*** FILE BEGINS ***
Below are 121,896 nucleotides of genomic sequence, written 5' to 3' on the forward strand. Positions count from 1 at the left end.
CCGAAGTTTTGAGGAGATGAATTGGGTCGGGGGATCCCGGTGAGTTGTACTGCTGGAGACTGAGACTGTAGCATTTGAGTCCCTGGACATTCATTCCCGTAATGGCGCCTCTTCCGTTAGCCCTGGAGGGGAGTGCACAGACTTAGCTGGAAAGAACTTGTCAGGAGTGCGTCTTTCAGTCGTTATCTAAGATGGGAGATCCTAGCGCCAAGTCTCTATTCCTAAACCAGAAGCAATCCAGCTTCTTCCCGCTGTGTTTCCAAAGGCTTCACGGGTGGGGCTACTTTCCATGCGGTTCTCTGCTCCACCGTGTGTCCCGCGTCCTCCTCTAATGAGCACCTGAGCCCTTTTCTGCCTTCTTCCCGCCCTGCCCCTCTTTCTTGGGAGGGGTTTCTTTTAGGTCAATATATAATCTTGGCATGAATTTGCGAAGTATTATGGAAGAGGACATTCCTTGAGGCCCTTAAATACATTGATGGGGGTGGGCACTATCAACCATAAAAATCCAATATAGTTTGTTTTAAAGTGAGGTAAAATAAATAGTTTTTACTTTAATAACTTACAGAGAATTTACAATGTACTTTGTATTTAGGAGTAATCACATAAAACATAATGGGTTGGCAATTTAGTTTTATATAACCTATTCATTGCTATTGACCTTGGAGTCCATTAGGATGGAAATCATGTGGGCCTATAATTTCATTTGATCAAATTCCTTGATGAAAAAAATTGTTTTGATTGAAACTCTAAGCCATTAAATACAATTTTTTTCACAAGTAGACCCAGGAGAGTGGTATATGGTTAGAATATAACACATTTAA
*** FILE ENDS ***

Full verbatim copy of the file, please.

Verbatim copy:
Below are 121,896 nucleotides of genomic sequence, written 5' to 3' on the forward strand. Positions count from 1 at the left end.
CCGAAGTTTTGAGGAGATGAATTGGGTCGGGGGATCCCGGTGAGTTGTACTGCTGGAGACTGAGACTGTAGCATTTGAGTCCCTGGACATTCATTCCCGTAATGGCGCCTCTTCCGTTAGCCCTGGAGGGGAGTGCACAGACTTAGCTGGAAAGAACTTGTCAGGAGTGCGTCTTTCAGTCGTTATCTAAGATGGGAGATCCTAGCGCCAAGTCTCTATTCCTAAACCAGAAGCAATCCAGCTTCTTCCCGCTGTGTTTCCAAAGGCTTCACGGGTGGGGCTACTTTCCATGCGGTTCTCTGCTCCACCGTGTGTCCCGCGTCCTCCTCTAATGAGCACCTGAGCCCTTTTCTGCCTTCTTCCCGCCCTGCCCCTCTTTCTTGGGAGGGGTTTCTTTTAGGTCAATATATAATCTTGGCATGAATTTGCGAAGTATTATGGAAGAGGACATTCCTTGAGGCCCTTAAATACATTGATGGGGGTGGGCACTATCAACCATAAAAATCCAATATAGTTTGTTTTAAAGTGAGGTAAAATAAATAGTTTTTACTTTAATAACTTACAGAGAATTTACAATGTACTTTGTATTTAGGAGTAATCACATAAAACATAATGGGTTGGCAATTTAGTTTTATATAACCTATTCATTGCTATTGACCTTGGAGTCCATTAGGATGGAAATCATGTGGGCCTATAATTTCATTTGATCAAATTCCTTGATGAAAAAAATTGTTTTGATTGAAACTCTAAGCCATTAAATACAATTTTTTTCACAAGTAGACCCAGGAGAGTGGTATATGGTTAGAATATAACACATTTAA